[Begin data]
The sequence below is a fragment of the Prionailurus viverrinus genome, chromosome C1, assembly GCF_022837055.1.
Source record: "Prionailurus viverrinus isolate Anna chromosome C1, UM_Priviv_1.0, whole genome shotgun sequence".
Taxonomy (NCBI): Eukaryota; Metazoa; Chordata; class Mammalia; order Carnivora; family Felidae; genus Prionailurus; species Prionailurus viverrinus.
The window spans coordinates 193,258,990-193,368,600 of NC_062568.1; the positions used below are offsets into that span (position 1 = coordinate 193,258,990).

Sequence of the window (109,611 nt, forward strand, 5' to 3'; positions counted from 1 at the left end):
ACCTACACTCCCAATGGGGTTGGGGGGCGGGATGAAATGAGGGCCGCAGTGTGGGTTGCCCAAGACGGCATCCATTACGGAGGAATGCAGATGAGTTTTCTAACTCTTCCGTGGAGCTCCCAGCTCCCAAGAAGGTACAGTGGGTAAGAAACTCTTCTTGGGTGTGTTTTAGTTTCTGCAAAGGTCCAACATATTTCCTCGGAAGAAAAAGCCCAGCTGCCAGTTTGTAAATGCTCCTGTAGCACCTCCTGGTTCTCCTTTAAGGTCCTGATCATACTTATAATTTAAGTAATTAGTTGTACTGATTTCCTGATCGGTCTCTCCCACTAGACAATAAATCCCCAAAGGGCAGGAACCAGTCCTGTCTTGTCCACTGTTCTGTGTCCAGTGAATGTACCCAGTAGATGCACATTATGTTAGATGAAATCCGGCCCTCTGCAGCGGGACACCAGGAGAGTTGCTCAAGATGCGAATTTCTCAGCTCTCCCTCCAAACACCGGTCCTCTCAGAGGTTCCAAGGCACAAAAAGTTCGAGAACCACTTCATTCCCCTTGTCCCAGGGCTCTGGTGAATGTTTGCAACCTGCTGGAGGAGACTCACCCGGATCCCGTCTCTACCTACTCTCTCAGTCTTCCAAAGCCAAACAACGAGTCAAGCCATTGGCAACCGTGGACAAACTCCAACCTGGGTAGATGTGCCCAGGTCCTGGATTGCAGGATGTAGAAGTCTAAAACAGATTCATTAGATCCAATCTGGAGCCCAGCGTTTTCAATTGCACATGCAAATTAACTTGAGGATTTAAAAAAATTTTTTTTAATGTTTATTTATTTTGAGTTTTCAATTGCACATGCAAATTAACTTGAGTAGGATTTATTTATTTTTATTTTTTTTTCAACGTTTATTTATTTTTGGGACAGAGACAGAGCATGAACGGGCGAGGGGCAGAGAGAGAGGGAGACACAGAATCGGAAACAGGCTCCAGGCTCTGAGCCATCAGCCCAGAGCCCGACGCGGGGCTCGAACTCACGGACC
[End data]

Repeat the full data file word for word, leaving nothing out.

The sequence below is a fragment of the Prionailurus viverrinus genome, chromosome C1, assembly GCF_022837055.1.
Source record: "Prionailurus viverrinus isolate Anna chromosome C1, UM_Priviv_1.0, whole genome shotgun sequence".
Taxonomy (NCBI): Eukaryota; Metazoa; Chordata; class Mammalia; order Carnivora; family Felidae; genus Prionailurus; species Prionailurus viverrinus.
The window spans coordinates 193,258,990-193,368,600 of NC_062568.1; the positions used below are offsets into that span (position 1 = coordinate 193,258,990).

Sequence of the window (109,611 nt, forward strand, 5' to 3'; positions counted from 1 at the left end):
ACCTACACTCCCAATGGGGTTGGGGGGCGGGATGAAATGAGGGCCGCAGTGTGGGTTGCCCAAGACGGCATCCATTACGGAGGAATGCAGATGAGTTTTCTAACTCTTCCGTGGAGCTCCCAGCTCCCAAGAAGGTACAGTGGGTAAGAAACTCTTCTTGGGTGTGTTTTAGTTTCTGCAAAGGTCCAACATATTTCCTCGGAAGAAAAAGCCCAGCTGCCAGTTTGTAAATGCTCCTGTAGCACCTCCTGGTTCTCCTTTAAGGTCCTGATCATACTTATAATTTAAGTAATTAGTTGTACTGATTTCCTGATCGGTCTCTCCCACTAGACAATAAATCCCCAAAGGGCAGGAACCAGTCCTGTCTTGTCCACTGTTCTGTGTCCAGTGAATGTACCCAGTAGATGCACATTATGTTAGATGAAATCCGGCCCTCTGCAGCGGGACACCAGGAGAGTTGCTCAAGATGCGAATTTCTCAGCTCTCCCTCCAAACACCGGTCCTCTCAGAGGTTCCAAGGCACAAAAAGTTCGAGAACCACTTCATTCCCCTTGTCCCAGGGCTCTGGTGAATGTTTGCAACCTGCTGGAGGAGACTCACCCGGATCCCGTCTCTACCTACTCTCTCAGTCTTCCAAAGCCAAACAACGAGTCAAGCCATTGGCAACCGTGGACAAACTCCAACCTGGGTAGATGTGCCCAGGTCCTGGATTGCAGGATGTAGAAGTCTAAAACAGATTCATTAGATCCAATCTGGAGCCCAGCGTTTTCAATTGCACATGCAAATTAACTTGAGGATTTAAAAAAATTTTTTTTAATGTTTATTTATTTTGAGTTTTCAATTGCACATGCAAATTAACTTGAGTAGGATTTATTTATTTTTATTTTTTTTTCAACGTTTATTTATTTTTGGGACAGAGACAGAGCATGAACGGGCGAGGGGCAGAGAGAGAGGGAGACACAGAATCGGAAACAGGCTCCAGGCTCTGAGCCATCAGCCCAGAGCCCGACGCGGGGCTCGAACTCACGGACC